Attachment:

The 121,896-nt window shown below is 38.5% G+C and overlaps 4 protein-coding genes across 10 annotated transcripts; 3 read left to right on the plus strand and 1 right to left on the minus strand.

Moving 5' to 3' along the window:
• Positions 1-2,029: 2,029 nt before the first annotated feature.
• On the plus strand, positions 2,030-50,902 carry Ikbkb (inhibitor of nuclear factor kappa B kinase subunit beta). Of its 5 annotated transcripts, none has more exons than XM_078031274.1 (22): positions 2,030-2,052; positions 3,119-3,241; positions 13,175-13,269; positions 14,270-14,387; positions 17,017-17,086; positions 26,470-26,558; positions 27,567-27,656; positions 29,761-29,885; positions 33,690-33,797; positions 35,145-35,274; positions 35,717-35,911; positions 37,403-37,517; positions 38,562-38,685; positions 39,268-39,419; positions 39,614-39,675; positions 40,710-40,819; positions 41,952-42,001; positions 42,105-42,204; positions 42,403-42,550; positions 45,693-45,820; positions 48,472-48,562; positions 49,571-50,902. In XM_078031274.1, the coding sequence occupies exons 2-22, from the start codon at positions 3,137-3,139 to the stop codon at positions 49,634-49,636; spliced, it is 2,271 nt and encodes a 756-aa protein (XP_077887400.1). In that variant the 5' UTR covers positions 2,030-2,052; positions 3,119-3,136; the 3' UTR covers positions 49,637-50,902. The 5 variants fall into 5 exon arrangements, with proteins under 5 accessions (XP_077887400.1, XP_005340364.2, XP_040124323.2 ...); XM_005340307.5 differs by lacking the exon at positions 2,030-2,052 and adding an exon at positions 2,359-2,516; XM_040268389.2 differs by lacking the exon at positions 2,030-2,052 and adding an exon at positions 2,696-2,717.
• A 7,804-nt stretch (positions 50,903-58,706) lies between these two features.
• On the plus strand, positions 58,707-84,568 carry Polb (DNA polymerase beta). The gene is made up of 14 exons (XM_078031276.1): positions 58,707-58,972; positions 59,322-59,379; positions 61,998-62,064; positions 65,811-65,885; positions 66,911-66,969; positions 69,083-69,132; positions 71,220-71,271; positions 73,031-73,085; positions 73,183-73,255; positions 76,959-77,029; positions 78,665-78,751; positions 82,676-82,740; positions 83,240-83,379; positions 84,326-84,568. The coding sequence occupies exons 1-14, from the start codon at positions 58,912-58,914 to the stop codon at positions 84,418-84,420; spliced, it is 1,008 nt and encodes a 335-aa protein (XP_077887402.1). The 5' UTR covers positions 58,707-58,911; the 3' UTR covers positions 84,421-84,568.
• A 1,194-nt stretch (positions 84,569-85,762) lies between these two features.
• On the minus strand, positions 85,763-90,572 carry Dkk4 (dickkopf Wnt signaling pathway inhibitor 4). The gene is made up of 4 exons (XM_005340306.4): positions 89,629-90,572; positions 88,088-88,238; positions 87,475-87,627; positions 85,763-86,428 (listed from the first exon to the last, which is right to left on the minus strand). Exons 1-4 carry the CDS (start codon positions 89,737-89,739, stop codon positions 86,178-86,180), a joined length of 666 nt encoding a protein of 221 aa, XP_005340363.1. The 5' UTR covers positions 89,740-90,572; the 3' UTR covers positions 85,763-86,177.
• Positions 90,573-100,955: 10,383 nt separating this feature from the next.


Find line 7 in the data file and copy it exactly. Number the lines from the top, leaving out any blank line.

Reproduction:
• A 1,194-nt stretch (positions 84,569-85,762) lies between these two features.